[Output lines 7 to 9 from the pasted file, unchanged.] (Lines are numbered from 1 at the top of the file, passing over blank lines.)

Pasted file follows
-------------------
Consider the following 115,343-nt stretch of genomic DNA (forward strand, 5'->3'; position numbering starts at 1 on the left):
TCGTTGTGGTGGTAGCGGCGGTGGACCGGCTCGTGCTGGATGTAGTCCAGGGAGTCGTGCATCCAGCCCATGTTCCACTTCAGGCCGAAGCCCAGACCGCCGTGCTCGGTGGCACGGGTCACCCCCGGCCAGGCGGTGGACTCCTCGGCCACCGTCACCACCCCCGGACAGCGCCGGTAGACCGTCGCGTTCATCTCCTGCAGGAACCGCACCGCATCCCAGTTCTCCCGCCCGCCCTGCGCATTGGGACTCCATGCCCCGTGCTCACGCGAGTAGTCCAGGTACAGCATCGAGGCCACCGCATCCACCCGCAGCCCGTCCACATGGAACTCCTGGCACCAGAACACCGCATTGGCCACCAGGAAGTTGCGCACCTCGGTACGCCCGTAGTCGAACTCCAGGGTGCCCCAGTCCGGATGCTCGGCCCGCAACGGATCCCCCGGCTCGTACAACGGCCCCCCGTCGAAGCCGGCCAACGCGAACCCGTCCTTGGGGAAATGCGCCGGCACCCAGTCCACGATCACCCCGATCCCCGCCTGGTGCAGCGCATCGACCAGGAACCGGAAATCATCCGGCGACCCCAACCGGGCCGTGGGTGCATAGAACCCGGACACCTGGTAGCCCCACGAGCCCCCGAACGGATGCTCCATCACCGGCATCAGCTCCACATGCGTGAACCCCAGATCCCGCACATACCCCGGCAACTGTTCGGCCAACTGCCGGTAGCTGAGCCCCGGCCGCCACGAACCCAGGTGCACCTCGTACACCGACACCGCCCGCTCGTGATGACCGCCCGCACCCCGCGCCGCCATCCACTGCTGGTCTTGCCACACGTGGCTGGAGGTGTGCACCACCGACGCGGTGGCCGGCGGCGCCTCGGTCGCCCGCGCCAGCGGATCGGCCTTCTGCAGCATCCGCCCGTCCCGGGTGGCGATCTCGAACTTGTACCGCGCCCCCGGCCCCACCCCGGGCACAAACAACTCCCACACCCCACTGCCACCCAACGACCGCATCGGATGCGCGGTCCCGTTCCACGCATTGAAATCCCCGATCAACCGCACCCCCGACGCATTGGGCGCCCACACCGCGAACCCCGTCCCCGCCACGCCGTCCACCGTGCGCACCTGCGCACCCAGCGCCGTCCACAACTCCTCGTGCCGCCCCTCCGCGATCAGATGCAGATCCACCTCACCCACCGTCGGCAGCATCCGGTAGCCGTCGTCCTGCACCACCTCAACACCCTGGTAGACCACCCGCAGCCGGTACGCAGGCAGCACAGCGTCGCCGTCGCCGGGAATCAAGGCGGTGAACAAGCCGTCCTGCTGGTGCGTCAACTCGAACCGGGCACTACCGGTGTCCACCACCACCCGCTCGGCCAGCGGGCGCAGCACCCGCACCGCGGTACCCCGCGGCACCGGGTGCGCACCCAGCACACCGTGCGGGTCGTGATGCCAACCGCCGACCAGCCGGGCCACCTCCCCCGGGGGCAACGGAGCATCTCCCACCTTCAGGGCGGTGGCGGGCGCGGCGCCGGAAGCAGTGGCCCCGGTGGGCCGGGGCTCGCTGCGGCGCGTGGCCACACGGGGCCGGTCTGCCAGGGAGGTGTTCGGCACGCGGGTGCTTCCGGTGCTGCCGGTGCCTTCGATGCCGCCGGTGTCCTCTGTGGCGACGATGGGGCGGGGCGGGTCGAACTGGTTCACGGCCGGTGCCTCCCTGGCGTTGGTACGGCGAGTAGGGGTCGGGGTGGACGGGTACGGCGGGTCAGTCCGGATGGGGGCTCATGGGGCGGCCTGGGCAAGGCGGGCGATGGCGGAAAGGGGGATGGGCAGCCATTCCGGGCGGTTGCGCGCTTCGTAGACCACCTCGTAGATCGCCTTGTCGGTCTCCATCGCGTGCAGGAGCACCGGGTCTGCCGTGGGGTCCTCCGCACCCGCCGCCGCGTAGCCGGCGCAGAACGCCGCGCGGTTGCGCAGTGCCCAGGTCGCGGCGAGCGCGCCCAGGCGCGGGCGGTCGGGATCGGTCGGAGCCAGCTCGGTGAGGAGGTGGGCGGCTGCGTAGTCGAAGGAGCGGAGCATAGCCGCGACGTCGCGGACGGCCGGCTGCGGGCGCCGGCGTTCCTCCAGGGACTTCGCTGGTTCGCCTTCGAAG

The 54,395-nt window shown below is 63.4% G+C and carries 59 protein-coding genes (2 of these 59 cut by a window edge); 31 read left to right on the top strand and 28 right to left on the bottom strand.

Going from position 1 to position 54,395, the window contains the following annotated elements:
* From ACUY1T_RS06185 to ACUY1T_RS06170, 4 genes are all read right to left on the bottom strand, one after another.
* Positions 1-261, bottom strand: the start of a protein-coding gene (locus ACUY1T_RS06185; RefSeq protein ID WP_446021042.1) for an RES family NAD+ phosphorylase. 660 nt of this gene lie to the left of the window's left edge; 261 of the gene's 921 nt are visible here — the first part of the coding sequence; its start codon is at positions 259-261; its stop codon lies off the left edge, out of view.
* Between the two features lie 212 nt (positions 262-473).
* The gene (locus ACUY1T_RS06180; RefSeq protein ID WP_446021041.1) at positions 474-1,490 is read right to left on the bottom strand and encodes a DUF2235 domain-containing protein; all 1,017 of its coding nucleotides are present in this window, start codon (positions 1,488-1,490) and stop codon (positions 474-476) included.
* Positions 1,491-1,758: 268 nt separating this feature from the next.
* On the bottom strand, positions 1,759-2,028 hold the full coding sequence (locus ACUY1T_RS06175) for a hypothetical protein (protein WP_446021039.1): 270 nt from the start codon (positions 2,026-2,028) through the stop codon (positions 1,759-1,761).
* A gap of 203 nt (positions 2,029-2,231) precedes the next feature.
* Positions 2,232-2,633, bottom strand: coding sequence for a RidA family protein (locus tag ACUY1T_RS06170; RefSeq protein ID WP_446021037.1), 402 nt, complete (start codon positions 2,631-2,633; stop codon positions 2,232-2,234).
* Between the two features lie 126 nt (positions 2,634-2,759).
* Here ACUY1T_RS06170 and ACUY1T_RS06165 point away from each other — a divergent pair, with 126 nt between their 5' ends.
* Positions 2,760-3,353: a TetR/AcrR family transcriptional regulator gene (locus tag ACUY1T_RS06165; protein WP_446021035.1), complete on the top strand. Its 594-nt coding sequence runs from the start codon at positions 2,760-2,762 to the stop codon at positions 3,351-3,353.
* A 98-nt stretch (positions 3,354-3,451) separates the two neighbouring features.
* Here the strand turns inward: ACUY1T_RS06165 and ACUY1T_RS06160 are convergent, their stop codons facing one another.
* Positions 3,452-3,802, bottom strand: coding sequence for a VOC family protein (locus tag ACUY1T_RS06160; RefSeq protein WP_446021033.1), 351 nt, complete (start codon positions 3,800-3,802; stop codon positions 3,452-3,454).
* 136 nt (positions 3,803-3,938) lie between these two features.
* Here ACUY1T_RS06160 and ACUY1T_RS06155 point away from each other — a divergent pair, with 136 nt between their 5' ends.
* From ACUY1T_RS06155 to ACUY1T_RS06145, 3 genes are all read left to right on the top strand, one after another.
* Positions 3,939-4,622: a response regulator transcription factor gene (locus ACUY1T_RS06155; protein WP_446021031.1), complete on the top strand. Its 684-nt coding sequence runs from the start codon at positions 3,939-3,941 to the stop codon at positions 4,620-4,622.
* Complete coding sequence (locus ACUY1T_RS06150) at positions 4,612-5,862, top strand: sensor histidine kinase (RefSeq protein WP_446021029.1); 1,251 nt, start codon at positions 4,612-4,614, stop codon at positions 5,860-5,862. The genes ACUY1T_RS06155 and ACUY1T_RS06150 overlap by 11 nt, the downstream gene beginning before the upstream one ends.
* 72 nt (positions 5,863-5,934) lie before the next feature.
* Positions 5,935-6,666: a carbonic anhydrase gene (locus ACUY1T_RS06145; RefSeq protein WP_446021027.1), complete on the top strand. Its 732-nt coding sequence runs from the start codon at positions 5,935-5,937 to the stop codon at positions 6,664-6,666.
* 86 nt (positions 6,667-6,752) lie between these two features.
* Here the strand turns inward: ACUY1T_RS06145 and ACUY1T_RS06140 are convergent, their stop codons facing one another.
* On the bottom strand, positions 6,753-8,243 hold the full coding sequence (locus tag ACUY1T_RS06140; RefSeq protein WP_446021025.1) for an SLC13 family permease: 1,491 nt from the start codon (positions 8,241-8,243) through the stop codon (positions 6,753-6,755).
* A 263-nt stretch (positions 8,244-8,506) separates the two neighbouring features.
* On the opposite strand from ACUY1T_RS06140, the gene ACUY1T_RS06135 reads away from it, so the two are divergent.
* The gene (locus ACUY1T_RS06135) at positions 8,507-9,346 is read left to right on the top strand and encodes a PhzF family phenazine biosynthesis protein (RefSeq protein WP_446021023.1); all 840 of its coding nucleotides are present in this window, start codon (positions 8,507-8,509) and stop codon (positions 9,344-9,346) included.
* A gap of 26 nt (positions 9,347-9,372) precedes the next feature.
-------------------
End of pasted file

* Between the two features lie 212 nt (positions 262-473).
* The gene (locus ACUY1T_RS06180; RefSeq protein ID WP_446021041.1) at positions 474-1,490 is read right to left on the bottom strand and encodes a DUF2235 domain-containing protein; all 1,017 of its coding nucleotides are present in this window, start codon (positions 1,488-1,490) and stop codon (positions 474-476) included.
* Positions 1,491-1,758: 268 nt separating this feature from the next.